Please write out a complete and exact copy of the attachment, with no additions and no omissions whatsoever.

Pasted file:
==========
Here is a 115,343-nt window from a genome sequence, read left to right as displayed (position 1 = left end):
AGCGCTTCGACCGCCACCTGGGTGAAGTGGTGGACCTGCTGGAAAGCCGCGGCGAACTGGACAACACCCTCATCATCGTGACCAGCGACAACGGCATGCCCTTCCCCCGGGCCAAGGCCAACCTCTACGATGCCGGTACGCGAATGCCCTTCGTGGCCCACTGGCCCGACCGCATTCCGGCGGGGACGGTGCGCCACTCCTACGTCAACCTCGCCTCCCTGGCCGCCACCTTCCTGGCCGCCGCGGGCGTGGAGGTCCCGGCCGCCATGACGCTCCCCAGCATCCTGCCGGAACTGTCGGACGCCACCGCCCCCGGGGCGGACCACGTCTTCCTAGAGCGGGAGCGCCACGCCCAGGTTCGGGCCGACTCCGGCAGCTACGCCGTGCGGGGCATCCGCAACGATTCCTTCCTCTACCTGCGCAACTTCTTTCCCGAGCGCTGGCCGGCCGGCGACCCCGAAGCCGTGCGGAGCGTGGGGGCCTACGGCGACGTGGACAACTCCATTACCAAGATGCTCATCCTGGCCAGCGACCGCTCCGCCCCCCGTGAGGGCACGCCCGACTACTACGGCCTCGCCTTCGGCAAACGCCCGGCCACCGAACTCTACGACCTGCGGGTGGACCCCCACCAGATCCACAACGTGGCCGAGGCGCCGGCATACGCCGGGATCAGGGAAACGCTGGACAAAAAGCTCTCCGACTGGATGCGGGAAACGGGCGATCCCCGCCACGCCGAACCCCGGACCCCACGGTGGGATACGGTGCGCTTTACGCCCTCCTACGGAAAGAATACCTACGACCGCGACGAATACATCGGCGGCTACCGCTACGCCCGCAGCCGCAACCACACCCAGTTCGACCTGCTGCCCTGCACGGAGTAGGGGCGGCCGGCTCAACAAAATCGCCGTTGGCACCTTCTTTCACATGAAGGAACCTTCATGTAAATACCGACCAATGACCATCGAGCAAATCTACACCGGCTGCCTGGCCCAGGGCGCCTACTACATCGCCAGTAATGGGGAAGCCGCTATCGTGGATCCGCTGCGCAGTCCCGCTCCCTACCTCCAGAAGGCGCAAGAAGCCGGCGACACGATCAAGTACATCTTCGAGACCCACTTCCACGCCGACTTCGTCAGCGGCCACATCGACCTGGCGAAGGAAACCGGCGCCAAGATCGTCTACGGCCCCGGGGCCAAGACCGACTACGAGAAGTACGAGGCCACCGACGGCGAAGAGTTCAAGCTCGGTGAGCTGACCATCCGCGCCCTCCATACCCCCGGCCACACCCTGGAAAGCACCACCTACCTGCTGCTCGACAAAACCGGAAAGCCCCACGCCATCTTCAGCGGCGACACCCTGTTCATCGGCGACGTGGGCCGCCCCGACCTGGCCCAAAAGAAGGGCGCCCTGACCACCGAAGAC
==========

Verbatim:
Here is a 115,343-nt window from a genome sequence, read left to right as displayed (position 1 = left end):
AGCGCTTCGACCGCCACCTGGGTGAAGTGGTGGACCTGCTGGAAAGCCGCGGCGAACTGGACAACACCCTCATCATCGTGACCAGCGACAACGGCATGCCCTTCCCCCGGGCCAAGGCCAACCTCTACGATGCCGGTACGCGAATGCCCTTCGTGGCCCACTGGCCCGACCGCATTCCGGCGGGGACGGTGCGCCACTCCTACGTCAACCTCGCCTCCCTGGCCGCCACCTTCCTGGCCGCCGCGGGCGTGGAGGTCCCGGCCGCCATGACGCTCCCCAGCATCCTGCCGGAACTGTCGGACGCCACCGCCCCCGGGGCGGACCACGTCTTCCTAGAGCGGGAGCGCCACGCCCAGGTTCGGGCCGACTCCGGCAGCTACGCCGTGCGGGGCATCCGCAACGATTCCTTCCTCTACCTGCGCAACTTCTTTCCCGAGCGCTGGCCGGCCGGCGACCCCGAAGCCGTGCGGAGCGTGGGGGCCTACGGCGACGTGGACAACTCCATTACCAAGATGCTCATCCTGGCCAGCGACCGCTCCGCCCCCCGTGAGGGCACGCCCGACTACTACGGCCTCGCCTTCGGCAAACGCCCGGCCACCGAACTCTACGACCTGCGGGTGGACCCCCACCAGATCCACAACGTGGCCGAGGCGCCGGCATACGCCGGGATCAGGGAAACGCTGGACAAAAAGCTCTCCGACTGGATGCGGGAAACGGGCGATCCCCGCCACGCCGAACCCCGGACCCCACGGTGGGATACGGTGCGCTTTACGCCCTCCTACGGAAAGAATACCTACGACCGCGACGAATACATCGGCGGCTACCGCTACGCCCGCAGCCGCAACCACACCCAGTTCGACCTGCTGCCCTGCACGGAGTAGGGGCGGCCGGCTCAACAAAATCGCCGTTGGCACCTTCTTTCACATGAAGGAACCTTCATGTAAATACCGACCAATGACCATCGAGCAAATCTACACCGGCTGCCTGGCCCAGGGCGCCTACTACATCGCCAGTAATGGGGAAGCCGCTATCGTGGATCCGCTGCGCAGTCCCGCTCCCTACCTCCAGAAGGCGCAAGAAGCCGGCGACACGATCAAGTACATCTTCGAGACCCACTTCCACGCCGACTTCGTCAGCGGCCACATCGACCTGGCGAAGGAAACCGGCGCCAAGATCGTCTACGGCCCCGGGGCCAAGACCGACTACGAGAAGTACGAGGCCACCGACGGCGAAGAGTTCAAGCTCGGTGAGCTGACCATCCGCGCCCTCCATACCCCCGGCCACACCCTGGAAAGCACCACCTACCTGCTGCTCGACAAAACCGGAAAGCCCCACGCCATCTTCAGCGGCGACACCCTGTTCATCGGCGACGTGGGCCGCCCCGACCTGGCCCAAAAGAAGGGCGCCCTGACCACCGAAGAC